The Changing Face of Montauk

John Papciak
The Midnight Rambler
The Changing Face of Montauk – Part 3
(or was that Part 4?)

I call it the second season.

The hipsters are long gone. Maybe back in Williamsburg. The rowdy drinkers are gone too, mostly. The fish are gone, or almost gone, the bass anyway.

Every year I vow to go for cod, and every year my “one free day” coincides with 40 knot NW winds. No thanks. But there’s always a new chance this year

This is still a great time to visit Montauk. Hear me out.

The lighthouse is covered in decorations. And this year about 6-7 large seals seemed to be fishing under the light.

You can go to a restaurant – those still open – and be greeted with “Nice to see you, sit anywhere you like!” Even the bartenders are willing to strike up a conversations…you know, the same ones you couldn’t even get the attention of four months ago?

I doubt you’ll have to spend more than $100 for any weekend night stay. Sure, you can spend more, but you won’t have to.

Yes, there are still changes going on. Hard to qualify as good or bad.

I literally had my “last meal” at my favorite restaurant last month – the West Lake. It was nice to have a place where they still seemed willing to get to know the clientele, even a fisherman like me…to the point where the bartender would have a pint of Brooklyn and put in a half dozen oysters, even before asking for a menu.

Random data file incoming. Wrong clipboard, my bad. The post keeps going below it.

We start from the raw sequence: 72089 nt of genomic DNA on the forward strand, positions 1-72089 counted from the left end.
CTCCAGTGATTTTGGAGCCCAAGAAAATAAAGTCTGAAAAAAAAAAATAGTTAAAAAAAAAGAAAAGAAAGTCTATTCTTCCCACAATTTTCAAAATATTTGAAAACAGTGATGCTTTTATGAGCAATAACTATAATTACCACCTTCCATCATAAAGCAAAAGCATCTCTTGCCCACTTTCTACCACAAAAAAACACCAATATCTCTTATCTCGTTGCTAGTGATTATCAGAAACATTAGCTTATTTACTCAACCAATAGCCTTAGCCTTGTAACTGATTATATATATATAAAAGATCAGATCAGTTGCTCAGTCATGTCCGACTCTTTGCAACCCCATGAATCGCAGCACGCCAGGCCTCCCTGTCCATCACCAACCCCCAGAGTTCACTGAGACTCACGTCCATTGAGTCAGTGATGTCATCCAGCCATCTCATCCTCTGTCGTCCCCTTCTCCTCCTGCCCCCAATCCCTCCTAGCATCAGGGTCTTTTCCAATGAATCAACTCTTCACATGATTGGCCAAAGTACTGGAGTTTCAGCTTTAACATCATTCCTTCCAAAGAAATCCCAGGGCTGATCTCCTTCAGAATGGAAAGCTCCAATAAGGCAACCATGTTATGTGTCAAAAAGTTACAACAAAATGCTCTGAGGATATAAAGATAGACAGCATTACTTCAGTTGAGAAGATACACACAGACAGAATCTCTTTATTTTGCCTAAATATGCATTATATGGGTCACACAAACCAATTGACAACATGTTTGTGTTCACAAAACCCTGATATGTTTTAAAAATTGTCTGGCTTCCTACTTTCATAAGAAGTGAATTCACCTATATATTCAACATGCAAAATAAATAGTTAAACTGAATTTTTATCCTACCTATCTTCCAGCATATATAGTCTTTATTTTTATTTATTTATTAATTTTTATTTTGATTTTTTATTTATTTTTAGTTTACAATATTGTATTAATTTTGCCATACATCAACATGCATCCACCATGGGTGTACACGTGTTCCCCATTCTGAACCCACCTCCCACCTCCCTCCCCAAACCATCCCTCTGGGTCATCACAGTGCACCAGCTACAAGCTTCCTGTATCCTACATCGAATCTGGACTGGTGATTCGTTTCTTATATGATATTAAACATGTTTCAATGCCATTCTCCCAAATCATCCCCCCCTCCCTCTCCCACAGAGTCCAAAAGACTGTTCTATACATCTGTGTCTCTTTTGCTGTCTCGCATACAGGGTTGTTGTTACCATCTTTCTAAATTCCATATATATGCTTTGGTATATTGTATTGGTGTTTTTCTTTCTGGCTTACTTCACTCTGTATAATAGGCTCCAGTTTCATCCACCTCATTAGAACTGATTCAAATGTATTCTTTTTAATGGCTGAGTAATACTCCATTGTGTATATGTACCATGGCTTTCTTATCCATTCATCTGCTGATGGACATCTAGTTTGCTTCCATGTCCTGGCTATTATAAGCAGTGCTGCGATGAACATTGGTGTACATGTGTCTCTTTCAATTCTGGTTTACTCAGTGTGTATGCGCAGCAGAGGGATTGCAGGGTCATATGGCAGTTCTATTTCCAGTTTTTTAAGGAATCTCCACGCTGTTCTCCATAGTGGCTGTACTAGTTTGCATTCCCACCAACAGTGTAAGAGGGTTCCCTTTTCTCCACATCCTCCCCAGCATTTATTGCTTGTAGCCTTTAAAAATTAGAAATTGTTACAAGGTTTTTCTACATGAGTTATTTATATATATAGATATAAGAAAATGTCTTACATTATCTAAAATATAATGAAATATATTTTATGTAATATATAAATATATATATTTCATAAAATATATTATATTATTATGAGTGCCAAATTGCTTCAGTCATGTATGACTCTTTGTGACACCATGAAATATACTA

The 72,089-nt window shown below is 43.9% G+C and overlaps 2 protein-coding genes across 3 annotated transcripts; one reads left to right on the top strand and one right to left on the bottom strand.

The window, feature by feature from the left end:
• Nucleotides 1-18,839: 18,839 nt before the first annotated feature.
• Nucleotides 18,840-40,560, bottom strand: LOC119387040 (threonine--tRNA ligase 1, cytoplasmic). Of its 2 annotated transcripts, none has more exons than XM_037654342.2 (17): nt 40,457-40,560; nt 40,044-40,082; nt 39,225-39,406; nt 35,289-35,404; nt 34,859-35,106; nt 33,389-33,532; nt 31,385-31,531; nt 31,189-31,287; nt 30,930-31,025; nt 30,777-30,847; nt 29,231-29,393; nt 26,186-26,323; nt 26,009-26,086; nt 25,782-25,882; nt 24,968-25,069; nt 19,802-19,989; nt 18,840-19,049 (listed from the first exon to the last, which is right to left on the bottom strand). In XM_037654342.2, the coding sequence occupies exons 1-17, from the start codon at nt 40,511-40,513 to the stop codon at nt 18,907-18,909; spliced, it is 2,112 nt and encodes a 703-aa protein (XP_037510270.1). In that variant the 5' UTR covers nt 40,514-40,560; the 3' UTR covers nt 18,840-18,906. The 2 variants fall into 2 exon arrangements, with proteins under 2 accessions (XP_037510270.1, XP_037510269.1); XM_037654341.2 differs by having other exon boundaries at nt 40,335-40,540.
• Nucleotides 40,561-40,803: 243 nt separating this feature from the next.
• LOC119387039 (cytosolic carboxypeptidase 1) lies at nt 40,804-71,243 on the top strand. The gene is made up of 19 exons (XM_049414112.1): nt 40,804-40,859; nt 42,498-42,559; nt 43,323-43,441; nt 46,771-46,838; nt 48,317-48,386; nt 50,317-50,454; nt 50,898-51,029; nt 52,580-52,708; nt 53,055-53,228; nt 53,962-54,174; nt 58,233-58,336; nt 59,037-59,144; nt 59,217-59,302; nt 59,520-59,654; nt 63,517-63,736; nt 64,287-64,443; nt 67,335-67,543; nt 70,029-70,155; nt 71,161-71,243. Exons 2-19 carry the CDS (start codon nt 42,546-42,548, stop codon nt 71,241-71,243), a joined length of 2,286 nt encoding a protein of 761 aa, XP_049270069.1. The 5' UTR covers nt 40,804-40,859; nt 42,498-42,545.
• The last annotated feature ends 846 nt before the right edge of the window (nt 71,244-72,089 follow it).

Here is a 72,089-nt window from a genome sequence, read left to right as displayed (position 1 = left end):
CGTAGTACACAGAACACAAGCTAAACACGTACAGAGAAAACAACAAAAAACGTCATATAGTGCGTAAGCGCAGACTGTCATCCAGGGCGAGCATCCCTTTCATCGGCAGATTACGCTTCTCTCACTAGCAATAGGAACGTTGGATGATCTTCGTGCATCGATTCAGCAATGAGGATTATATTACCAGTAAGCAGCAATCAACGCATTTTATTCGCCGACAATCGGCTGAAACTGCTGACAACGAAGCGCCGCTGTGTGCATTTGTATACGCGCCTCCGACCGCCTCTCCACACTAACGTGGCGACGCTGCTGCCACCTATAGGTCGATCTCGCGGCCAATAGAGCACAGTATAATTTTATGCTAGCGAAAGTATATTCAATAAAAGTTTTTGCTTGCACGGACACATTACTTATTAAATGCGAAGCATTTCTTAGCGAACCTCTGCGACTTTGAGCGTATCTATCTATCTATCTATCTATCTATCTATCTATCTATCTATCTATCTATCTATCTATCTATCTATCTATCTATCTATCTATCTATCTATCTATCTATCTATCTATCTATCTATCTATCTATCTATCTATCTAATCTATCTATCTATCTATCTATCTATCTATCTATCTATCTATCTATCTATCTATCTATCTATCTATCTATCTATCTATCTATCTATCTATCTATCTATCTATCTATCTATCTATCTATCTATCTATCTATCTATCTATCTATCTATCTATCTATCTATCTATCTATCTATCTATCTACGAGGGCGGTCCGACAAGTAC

Try that on Fourth of July weekend!

Anyway, maybe it’s not so bad. The crew at West Lake is moving to new digs, where Salivar’s used to be. The acting chef spent some time behind the bar on my last visit, and gave me a little more color on the move. They’ve outgrown the space at West Lake, and when its more than an hour and a half wait on any given week night, customers are understandably anxious, even before sitting down. And when you have to walk sideways in the kitchen trying to handle that kind of volume, I guess it’s time to expand. If you drive by Salivars, you’ll see the construction. Only hoping it doesn’t lose the personal touch and local feel.

The next big one concerns the East Deck Motel at Ditch Plains. No more. I know a number of surfcasters stay there each fall, and I got to recognize some of the same trucks year over year. The long-time owners found a buyer… at a whopping 14.7 million. I have become numb to escalating prices, and nothing much surprises me anymore, but 14.7 still had me scratching my head. I great location, I get it, but a flood zone that would be hit by and hurricane that might hit the east end. I tried to humor myself doing some back-of-the-envelope calculations to see how much I would have to charge per night for the 30-odd rooms in order to have any chance of covering the carrying costs on 14.7 …

But the punch line is that the supposed buyer has (a) no interest in subdividing/selling, (b) no interest in expanding the structure, and (c) no interest in continuing to even run this as a motel. How and why they parked that kind of money into a non-income producing property? Another Montauk mystery. Maybe that’s why I don’t have the kind of money in the first place. 15 million for a private crash pad, right next to the Ditch Witch. OK